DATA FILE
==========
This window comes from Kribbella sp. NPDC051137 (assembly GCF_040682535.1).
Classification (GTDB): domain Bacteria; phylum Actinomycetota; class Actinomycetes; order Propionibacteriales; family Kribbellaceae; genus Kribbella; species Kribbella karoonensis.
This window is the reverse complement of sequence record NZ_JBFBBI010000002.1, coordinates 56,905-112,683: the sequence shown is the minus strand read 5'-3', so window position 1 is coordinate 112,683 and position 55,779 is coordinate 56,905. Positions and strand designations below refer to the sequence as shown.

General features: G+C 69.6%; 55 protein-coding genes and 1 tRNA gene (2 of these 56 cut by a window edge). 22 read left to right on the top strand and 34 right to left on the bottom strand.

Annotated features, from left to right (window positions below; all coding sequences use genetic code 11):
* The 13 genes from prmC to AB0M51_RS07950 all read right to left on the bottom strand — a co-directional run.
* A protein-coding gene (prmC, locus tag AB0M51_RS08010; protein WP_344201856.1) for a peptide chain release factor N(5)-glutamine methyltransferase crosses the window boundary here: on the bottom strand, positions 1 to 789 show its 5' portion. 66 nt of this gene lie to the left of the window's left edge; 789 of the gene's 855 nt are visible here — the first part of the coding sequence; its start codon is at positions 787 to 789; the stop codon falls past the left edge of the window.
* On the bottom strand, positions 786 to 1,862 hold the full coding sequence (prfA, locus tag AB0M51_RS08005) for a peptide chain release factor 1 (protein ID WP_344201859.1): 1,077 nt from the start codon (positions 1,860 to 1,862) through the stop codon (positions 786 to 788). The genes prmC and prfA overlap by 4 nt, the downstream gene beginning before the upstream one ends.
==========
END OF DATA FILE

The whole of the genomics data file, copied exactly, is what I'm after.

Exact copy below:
This window comes from Kribbella sp. NPDC051137 (assembly GCF_040682535.1).
Classification (GTDB): domain Bacteria; phylum Actinomycetota; class Actinomycetes; order Propionibacteriales; family Kribbellaceae; genus Kribbella; species Kribbella karoonensis.
This window is the reverse complement of sequence record NZ_JBFBBI010000002.1, coordinates 56,905-112,683: the sequence shown is the minus strand read 5'-3', so window position 1 is coordinate 112,683 and position 55,779 is coordinate 56,905. Positions and strand designations below refer to the sequence as shown.

General features: G+C 69.6%; 55 protein-coding genes and 1 tRNA gene (2 of these 56 cut by a window edge). 22 read left to right on the top strand and 34 right to left on the bottom strand.

Annotated features, from left to right (window positions below; all coding sequences use genetic code 11):
* The 13 genes from prmC to AB0M51_RS07950 all read right to left on the bottom strand — a co-directional run.
* A protein-coding gene (prmC, locus tag AB0M51_RS08010; protein WP_344201856.1) for a peptide chain release factor N(5)-glutamine methyltransferase crosses the window boundary here: on the bottom strand, positions 1 to 789 show its 5' portion. 66 nt of this gene lie to the left of the window's left edge; 789 of the gene's 855 nt are visible here — the first part of the coding sequence; its start codon is at positions 787 to 789; the stop codon falls past the left edge of the window.
* On the bottom strand, positions 786 to 1,862 hold the full coding sequence (prfA, locus tag AB0M51_RS08005) for a peptide chain release factor 1 (protein ID WP_344201859.1): 1,077 nt from the start codon (positions 1,860 to 1,862) through the stop codon (positions 786 to 788). The genes prmC and prfA overlap by 4 nt, the downstream gene beginning before the upstream one ends.